A benefit of testing is that positive patients can begin active isolation and help to determine with whom they may have been in contact. Many state and county health departments have active contact-tracing centers that can notify individuals and warn them that they might have been exposed to SARS-CoV-2. They can provide information on how to self-monitor and avoid contact with others for 14 days, to assure they do not develop symptoms or spread the infection to others, even in the absence of symptoms.
The final T is treating. Currently, there are no definitive treatments against COVID-19 beyond supportive therapies. Blood plasma from previously infected and recovered patients shows some promise but more research is needed to fully evaluate its efficacy. In the absence of a vaccine or treatment, environmental and population-level controls provide primary defenses.

The Pyramid of Prevention
Researchers at The University of Arizona compiled a re-opening guide for workplaces that is summarized in the inverted prevention pyramid for reducing the risks of SARS-CoV-2 exposures (Figure 1).3

Key strategies include: Practice six-foot distancing, at least. This recommendation was based on the assumption that large droplets are the primary transmission route and settling of dispersed viruses would happen close to the infected source. Growing evidence, however, suggests that aerosols may also play a significant role and that the six-foot distance should be extended, especially within indoor environments.4 Gatherings should be limited to less than 10 people. Minimize communal gathering areas. When possible, allow employees to work from home. Low-density occupancy may help to reduce the overall bio-burden in enclosed spaces.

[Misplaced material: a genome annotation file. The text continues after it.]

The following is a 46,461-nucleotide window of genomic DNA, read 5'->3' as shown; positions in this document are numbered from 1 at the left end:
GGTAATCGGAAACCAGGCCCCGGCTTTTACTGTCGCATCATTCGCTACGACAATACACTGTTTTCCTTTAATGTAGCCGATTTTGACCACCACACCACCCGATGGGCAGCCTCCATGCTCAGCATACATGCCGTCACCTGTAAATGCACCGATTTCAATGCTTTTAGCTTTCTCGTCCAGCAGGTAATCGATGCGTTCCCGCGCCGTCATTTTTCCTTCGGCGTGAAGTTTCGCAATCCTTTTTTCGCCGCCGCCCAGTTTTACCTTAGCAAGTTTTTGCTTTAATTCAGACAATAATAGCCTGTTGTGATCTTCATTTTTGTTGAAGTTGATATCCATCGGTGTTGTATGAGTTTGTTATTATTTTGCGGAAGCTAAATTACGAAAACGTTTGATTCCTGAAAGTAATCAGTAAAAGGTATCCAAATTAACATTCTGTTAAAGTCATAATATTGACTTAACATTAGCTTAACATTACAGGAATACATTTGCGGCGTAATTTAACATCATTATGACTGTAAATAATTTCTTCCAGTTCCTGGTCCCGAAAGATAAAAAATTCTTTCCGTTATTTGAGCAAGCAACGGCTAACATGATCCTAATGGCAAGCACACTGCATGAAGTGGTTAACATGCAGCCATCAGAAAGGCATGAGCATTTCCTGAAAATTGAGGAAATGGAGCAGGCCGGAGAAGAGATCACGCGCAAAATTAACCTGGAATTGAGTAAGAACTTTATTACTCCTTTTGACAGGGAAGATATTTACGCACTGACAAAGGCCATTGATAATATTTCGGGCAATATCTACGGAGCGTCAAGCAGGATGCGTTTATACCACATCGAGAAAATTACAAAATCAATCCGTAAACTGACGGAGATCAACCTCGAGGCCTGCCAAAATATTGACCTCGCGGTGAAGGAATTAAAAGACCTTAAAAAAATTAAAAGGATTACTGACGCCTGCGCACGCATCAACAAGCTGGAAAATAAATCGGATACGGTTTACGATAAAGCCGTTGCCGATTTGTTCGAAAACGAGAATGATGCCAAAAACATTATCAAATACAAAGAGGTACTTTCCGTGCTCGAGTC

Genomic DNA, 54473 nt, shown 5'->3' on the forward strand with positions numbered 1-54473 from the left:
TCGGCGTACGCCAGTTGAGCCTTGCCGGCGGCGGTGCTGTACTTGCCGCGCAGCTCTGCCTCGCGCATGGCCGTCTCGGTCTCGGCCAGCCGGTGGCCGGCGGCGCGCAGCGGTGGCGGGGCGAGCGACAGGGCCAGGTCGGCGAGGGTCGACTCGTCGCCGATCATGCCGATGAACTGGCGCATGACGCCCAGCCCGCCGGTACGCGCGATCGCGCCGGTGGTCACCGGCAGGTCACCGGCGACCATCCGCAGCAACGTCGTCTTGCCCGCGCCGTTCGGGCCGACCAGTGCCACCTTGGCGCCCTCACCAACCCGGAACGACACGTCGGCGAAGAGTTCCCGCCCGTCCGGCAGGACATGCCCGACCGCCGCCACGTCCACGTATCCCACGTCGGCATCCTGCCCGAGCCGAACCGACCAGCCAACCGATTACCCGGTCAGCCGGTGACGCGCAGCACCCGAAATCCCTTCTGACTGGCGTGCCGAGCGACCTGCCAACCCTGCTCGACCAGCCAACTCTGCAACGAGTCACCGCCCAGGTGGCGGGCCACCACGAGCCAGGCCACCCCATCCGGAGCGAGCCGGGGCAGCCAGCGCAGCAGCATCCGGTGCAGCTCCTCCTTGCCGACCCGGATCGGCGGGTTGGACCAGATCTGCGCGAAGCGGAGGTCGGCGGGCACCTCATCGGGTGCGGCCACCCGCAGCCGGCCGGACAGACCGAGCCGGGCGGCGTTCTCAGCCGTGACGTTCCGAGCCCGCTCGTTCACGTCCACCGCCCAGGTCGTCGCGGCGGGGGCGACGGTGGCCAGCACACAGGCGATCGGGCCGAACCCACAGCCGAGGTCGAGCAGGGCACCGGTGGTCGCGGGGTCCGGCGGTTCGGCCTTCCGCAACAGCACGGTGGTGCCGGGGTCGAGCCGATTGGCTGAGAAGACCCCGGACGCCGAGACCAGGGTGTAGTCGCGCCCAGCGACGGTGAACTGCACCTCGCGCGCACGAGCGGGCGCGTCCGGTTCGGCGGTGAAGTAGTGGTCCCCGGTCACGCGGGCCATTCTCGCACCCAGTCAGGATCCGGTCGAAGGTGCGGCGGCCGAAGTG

controls may be engineered into the workplace. Increasing ventilation, a common strategy in healthcare environments, is the utilization of air change rates to increase fresh-air ratios and dilute contaminants. Physical barriers are other passive controls that can help to minimize droplet spread.

Administrative controls are important actions as well. Staggering schedules, supporting the use of sick days, creating emergency communication plans, encouraging self-monitoring and creating a culture where hygiene practices are valued and rewarded can help to sustain a healthy workforce. Place hand-sanitizing stations throughout the workplace or provide travel-size products for workers in the field. Provide disinfecting wipes and tissues and use no-touch trash cans. Establish a routine for disinfecting high-touch surfaces such as door knobs, elevator buttons, phones, kitchen areas and keyboards.

Individual protective measures, such as the use of hand sanitizers, surface disinfectants and face coverings can be very effective at reducing health risks but are often listed as the least effective control measures, due to the potential for improper use or lack of maintenance. Face cloths should be minimally handled and washed daily.